Fig. 2
Four specimens (SEM-picture; 17.7× magnification) dark parts = dentin, light parts = composite. Differences in specimen width could be detected in the further analyzing progress by CLSM.

Evaluation of submicron hiatus, tag formation and hybrid layer

To visualize submicron hiatus and bonding morphology, rhodamine-B-isothiocyanate (Merck, Darmstadt, Germany) was mixed with the primer in a concentration of approximately 0.1% prior to application procedure. The fabricated sticks were mounted onto microscope slides (Histobond, Marienfeld, Lauda-Königshofen, Germany) and documented using a confocal laser scanning microscope (CLSM; Leica Diaplan, Bensheim, Germany). Occurrence of submicron hiatus was scored on an arbitrary scale by one experienced examiner (TP). The shape of the hybrid layer and tag formation was evaluated as secondary outcome variables by the same examiner again using an arbitrary scale-model (3 categories). The criteria applied for evaluation are listed in Table 1 . Two opposite sides per stick were examined independently and each specimen was characterized by the mean of both values for submicron hiatus, hybrid layer, and tag formation, respectively ( Fig. 3 ).

Table 1
Criteria applied for examination of the specimens.
Tags Category 1 Low; only few, inhomogeneous tags, narrow basis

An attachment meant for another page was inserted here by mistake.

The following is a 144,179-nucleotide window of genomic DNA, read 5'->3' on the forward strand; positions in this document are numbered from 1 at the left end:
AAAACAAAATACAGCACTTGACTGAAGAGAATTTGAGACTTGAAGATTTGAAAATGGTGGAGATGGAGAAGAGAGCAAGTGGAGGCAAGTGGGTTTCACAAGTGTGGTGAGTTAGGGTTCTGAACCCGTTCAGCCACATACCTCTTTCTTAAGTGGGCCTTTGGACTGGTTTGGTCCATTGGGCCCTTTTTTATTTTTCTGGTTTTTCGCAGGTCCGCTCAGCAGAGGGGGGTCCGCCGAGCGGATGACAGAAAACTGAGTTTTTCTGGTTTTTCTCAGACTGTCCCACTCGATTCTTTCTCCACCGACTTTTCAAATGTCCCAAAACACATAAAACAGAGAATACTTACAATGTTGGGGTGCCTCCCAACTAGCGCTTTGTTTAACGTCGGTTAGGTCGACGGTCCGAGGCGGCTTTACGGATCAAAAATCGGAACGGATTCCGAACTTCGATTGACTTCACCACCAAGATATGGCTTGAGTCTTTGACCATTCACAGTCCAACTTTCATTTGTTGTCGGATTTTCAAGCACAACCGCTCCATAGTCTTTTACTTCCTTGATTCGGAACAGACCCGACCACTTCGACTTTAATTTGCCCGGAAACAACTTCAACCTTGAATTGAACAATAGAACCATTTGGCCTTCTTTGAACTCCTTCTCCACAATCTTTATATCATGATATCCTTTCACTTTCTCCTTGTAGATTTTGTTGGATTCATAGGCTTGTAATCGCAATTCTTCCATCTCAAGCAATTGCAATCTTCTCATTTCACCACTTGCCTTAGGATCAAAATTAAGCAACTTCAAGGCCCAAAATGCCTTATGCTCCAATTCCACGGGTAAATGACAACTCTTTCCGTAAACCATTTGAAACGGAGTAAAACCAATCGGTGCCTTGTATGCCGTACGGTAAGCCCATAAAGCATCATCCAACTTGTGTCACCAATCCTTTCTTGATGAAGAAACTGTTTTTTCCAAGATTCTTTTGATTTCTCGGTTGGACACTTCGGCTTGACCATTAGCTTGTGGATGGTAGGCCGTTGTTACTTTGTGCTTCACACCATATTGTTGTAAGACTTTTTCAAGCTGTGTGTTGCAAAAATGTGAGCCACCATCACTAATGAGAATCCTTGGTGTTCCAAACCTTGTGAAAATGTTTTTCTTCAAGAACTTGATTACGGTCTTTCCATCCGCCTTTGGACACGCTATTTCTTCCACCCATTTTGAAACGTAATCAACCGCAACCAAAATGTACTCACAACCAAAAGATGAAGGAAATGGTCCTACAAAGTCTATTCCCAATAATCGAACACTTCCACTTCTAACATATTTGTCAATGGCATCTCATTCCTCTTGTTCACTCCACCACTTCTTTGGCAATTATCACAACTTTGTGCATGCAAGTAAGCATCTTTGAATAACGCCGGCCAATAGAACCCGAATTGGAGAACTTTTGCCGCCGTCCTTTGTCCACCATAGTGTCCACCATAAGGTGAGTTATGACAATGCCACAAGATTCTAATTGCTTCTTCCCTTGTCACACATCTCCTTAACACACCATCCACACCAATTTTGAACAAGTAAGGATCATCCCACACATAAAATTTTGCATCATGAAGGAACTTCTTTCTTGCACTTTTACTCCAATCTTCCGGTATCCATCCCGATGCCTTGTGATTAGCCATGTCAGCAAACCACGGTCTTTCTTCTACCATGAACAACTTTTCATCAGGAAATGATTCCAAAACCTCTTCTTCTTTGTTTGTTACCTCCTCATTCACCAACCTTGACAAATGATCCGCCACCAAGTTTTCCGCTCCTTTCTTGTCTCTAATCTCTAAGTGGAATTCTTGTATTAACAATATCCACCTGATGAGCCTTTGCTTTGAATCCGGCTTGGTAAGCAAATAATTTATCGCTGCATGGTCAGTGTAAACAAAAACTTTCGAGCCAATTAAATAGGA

Category 2 Medium; average amount, quite homogeneous tags, average basis
Category 3 Good; many homogeneous tags, broad basis
Hybrid layer Category 1 Low; inhomogeneous shape
Category 2 Medium; average shape and homogeneity
Category 3 Good; homogenous and regular shape
Submicron hiatus Category 0 None
Category 1 Locally isolated
Category 2 <50% of the specimen a
Category 3 >50% of the specimen a

a Percentage of the hybrid layer.

Fig. 3
Submicron hiatus formation (CLSM picture; fluorescence mode; arrows). The adhesive layer shows a strong fluorescent signal due to added dye before application. The tags are intact. Some penetrated zone at the bottom of the collagenous network remains faultless and can be detected as continuous reddish line.

Microtensile bond strength (μTBS) test

By employing CLSM for evaluation specimens could be examined nondestructively. Thus, the identical specimens could be used for the following microtensile bond strength (μTBS) test. Specimens displaying air bubbles or artifacts near the hybrid layer during CLSM observation were rejected from the μTBS test. The test was performed by an examiner who was blinded to the results of CLSM examination (PFD) and each specimen was randomly given a number. Because of the very small diameter of the sticks a modified μTBS test was applied to fracture the specimens. Small acrylic slices were used as jigs to fix the bonded specimens (cyanoacrylate) to the tensile testing machine (Zwicki 1120, Zwick, Ulm, Germany). Tensile testing was performed with a crosshead speed of 1 mm/min. Finally, the μTBS values were decoded to permit correlation to submicron hiatus morphology.

To guarantee reliable results, another fracturing test was performed to examine the influence of the fluorescent dye on μTBS. Two groups of specimens were formed ( n = 25 each). Both groups were prepared and tested as described above, but one group was not exposed to the fluorescent dye rhodamine-B-isothiocyanate.

Statistical analysis